To make kindness a lasting habit, make a goal to do one kind thing for someone each day. Be mindful in your daily interactions, looking for opportunities to soften your language, offer help or just be friendlier. It’s easy, it’s free and it creates good karma.
Which of these suggestions sounds the most appealing to you? Choose one, and focus on adopting that single habit. Once you’ve made one improvement, move onto another. By making small, serial changes, you’ll quickly gain momentum, improving your happiness and overall quality of life.
Looking for more ways to increase your life and job satisfaction?
- Be kinder to yourself.
- Surround yourself with optimistic people.
- Get your Zzzzs.
- Make your social feeds more positive.
Read the full post to learn more about any of these habits.
Related Post: Prevent Negativity from Creeping into Your Workplace
Want to dramatically improve the quality of employees’ work life?
Provide the support they need. As a national employment agency, Exact Staff can:
- Offload non-core activities that distract you and your staff;
- Alleviate overwork and the burnout it causes;
- Improve your team’s focus, productivity and effectiveness;
- Allow you to confidently tackle new or pressing projects.
What can we do for you? Contact your local Exact Staff office today.
You’re intelligent. Savvy. And an expert in your field.
But could the words and phrases you use in everyday work conversations make you sound like Lloyd Christmas?
Right or wrong, people judge you based on the way you converse, and a seemingly innocuous comment can easily be misinterpreted (and forever impact a co-worker’s perception of you). Think before you speak! Keep your foot out of your mouth by avoiding these things smart people never say:
Potentially insensitive phrases:
Articulate, emotionally sensitive professionals choose their words carefully. Prevent misunderstandings and demonstrate your EQ by thinking through the way others may interpret what you say. Start by eliminating these phrases from your conversations:
- “As I said before…” This phrase subtly implies that the person you’re addressing has forgotten something. It may well be true, but using language like this reflects negatively on you – by making you sound insecure or hinting that you think you’re superior to the “forgetter.”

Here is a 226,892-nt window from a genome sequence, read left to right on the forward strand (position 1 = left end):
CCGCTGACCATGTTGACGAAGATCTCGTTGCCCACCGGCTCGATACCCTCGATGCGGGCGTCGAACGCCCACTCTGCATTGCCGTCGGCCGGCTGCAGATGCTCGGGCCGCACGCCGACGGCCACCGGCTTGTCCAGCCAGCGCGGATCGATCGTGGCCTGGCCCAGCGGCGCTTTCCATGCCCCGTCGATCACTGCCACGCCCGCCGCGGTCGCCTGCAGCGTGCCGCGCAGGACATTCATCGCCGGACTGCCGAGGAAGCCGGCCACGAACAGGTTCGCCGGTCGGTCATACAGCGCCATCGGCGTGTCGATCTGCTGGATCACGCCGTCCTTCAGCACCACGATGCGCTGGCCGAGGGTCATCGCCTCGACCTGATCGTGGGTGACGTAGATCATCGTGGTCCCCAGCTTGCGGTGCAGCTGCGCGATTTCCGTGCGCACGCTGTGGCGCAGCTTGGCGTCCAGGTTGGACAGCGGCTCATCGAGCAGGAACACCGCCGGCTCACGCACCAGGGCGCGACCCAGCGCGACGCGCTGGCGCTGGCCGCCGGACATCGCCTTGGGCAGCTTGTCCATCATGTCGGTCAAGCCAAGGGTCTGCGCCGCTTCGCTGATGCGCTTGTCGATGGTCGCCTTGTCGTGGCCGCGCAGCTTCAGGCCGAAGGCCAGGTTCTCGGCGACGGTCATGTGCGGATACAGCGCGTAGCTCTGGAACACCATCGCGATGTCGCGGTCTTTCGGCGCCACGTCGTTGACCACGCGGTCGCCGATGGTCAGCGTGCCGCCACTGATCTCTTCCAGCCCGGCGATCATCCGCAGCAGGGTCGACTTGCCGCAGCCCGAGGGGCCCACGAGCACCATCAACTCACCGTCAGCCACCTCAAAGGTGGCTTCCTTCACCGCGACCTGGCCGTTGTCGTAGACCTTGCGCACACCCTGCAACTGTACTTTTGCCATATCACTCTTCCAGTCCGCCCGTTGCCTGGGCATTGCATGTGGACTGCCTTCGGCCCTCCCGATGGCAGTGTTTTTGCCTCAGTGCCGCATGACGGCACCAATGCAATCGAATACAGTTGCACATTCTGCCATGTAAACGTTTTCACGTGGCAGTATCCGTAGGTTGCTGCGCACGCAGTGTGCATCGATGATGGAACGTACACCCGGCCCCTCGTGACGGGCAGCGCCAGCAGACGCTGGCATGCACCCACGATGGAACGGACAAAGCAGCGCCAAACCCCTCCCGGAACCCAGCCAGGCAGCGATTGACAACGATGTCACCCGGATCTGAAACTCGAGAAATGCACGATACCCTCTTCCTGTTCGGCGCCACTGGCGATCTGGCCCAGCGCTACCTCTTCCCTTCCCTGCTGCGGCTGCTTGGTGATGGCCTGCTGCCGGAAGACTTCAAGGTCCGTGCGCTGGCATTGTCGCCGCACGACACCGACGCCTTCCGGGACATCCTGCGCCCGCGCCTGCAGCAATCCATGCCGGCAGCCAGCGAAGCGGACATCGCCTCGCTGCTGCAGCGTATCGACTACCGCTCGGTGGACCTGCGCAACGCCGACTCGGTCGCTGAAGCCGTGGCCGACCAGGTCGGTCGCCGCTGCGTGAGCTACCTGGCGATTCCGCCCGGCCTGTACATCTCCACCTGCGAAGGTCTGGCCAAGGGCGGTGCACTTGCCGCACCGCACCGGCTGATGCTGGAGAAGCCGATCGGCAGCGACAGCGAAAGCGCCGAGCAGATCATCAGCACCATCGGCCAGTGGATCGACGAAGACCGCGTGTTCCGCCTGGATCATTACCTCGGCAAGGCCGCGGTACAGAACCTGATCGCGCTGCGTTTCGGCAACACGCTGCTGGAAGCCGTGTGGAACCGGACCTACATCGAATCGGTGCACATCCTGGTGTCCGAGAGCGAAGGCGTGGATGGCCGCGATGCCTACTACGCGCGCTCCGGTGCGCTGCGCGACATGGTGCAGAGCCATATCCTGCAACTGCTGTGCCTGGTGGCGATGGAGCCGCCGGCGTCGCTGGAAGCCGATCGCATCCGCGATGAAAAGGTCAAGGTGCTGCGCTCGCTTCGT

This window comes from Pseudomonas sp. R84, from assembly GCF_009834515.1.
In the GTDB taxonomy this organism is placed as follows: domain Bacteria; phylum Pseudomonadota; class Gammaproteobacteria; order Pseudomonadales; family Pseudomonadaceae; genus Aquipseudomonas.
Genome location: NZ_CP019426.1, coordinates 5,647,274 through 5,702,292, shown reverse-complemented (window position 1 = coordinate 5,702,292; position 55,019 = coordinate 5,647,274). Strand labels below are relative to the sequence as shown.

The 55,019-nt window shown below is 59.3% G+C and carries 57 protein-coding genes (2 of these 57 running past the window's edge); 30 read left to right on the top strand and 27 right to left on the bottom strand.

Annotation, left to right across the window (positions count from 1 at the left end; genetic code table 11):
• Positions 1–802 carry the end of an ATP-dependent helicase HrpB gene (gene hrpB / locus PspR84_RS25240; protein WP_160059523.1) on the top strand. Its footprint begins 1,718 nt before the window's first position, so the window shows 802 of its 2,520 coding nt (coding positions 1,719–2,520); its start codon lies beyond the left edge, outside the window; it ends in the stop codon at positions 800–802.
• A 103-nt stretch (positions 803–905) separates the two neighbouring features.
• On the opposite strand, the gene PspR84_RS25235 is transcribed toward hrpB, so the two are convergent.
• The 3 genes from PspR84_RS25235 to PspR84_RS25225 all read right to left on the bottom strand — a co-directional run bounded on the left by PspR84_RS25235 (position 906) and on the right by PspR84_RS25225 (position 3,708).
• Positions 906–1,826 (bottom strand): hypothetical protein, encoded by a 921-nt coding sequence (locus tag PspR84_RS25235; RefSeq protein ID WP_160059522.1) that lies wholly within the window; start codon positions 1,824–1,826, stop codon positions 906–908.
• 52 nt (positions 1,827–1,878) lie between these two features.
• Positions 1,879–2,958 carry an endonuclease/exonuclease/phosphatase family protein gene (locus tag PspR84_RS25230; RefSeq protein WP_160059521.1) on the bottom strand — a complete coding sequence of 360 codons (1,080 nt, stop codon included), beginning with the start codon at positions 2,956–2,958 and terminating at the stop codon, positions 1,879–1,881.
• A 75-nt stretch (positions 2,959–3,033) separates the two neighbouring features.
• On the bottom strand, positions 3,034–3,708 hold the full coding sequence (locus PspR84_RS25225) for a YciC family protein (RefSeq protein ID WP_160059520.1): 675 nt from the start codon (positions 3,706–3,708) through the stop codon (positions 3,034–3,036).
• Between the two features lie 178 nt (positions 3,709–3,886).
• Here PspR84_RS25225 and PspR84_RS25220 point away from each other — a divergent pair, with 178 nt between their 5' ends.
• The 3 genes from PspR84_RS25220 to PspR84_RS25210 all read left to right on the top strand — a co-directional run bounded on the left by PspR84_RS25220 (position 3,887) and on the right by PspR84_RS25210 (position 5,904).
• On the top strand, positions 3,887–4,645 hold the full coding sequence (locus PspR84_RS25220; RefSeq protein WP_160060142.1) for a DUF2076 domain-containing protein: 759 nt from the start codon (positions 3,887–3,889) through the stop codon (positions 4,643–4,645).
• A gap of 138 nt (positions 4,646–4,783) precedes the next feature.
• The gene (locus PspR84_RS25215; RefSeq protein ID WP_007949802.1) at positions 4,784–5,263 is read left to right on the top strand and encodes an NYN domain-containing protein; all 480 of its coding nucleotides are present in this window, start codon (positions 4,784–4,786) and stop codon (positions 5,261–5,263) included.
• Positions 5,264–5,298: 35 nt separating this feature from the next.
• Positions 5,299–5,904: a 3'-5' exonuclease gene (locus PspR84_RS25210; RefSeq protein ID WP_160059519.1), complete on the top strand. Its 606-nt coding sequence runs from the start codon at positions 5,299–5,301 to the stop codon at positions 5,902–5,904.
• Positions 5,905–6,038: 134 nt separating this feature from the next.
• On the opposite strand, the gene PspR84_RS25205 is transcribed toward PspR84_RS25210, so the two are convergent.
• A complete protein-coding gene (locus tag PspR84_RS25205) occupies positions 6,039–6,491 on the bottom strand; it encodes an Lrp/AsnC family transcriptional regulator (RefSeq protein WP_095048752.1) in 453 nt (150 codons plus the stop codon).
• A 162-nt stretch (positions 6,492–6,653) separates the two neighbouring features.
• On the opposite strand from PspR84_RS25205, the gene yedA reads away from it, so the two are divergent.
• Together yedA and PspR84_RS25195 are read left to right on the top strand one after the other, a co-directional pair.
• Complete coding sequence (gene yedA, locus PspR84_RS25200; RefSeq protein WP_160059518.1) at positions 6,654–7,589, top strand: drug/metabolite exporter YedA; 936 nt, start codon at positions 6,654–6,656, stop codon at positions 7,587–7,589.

- “You look tired.” An observation like this isn’t compassionate; it’s insulting. Choose a sentence like, “Is everything okay?” This is a more neutral, sensitive way to show your concern for a co-worker.
- “You always…/You never…” Rarely does someone ALWAYS or NEVER do something, so don’t reduce their actions to absolutes. If you want to be taken seriously, stick to the facts, especially when it comes to the frequency of another’s behavior. Try a phrase like, “It seems as though you do this often,” to point out something someone else does which bothers you.
These words have little or no value. And in a business context, they’re not just worthless – they make you sound less intelligent than you are. If you’re in the habit of using any of these words, work to eradicate them from your vocabulary:
Crutch words help fill awkward silences and give your brain a chance to catch up with your mouth when you’re speaking. If you rely on them to introduce or bridge ideas, resolve to change your ways.
There’s nothing wrong with an occasional pause during a conversation or presentation. In fact, a moment of silence is vastly preferable to listening to someone use crutches like these over and over:
- Like I was saying
Unnecessary prepositions/prepositional phrases:
Elevate your speaking by finding more concise ways to express yourself. Eliminating extraneous prepositions and prepositional phrases is a simple, effective way to sound as intelligent as you truly are. Here are a few examples of unnecessary prepositions: